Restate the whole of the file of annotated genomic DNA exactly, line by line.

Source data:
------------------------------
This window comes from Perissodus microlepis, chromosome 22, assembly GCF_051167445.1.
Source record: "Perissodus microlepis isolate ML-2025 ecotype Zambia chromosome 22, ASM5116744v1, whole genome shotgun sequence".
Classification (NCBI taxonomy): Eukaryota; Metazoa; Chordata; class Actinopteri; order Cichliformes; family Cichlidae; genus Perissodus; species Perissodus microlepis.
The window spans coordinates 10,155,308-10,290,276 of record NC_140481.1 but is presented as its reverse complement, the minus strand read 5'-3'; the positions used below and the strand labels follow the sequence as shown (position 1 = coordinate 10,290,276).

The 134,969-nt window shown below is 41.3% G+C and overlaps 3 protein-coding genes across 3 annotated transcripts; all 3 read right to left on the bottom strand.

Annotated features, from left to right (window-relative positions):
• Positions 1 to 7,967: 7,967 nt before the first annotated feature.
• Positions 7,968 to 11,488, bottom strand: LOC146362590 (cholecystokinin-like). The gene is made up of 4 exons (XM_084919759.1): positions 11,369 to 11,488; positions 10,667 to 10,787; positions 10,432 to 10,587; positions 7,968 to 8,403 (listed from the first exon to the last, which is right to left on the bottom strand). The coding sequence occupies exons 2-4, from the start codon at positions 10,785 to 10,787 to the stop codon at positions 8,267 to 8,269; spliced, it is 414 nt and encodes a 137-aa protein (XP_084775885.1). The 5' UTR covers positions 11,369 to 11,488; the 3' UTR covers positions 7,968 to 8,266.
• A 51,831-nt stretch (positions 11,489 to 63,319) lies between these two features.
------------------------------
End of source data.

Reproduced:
This window comes from Perissodus microlepis, chromosome 22, assembly GCF_051167445.1.
Source record: "Perissodus microlepis isolate ML-2025 ecotype Zambia chromosome 22, ASM5116744v1, whole genome shotgun sequence".
Classification (NCBI taxonomy): Eukaryota; Metazoa; Chordata; class Actinopteri; order Cichliformes; family Cichlidae; genus Perissodus; species Perissodus microlepis.
The window spans coordinates 10,155,308-10,290,276 of record NC_140481.1 but is presented as its reverse complement, the minus strand read 5'-3'; the positions used below and the strand labels follow the sequence as shown (position 1 = coordinate 10,290,276).

The 134,969-nt window shown below is 41.3% G+C and overlaps 3 protein-coding genes across 3 annotated transcripts; all 3 read right to left on the bottom strand.

Annotated features, from left to right (window-relative positions):
• Positions 1 to 7,967: 7,967 nt before the first annotated feature.
• Positions 7,968 to 11,488, bottom strand: LOC146362590 (cholecystokinin-like). The gene is made up of 4 exons (XM_084919759.1): positions 11,369 to 11,488; positions 10,667 to 10,787; positions 10,432 to 10,587; positions 7,968 to 8,403 (listed from the first exon to the last, which is right to left on the bottom strand). The coding sequence occupies exons 2-4, from the start codon at positions 10,785 to 10,787 to the stop codon at positions 8,267 to 8,269; spliced, it is 414 nt and encodes a 137-aa protein (XP_084775885.1). The 5' UTR covers positions 11,369 to 11,488; the 3' UTR covers positions 7,968 to 8,266.
• A 51,831-nt stretch (positions 11,489 to 63,319) lies between these two features.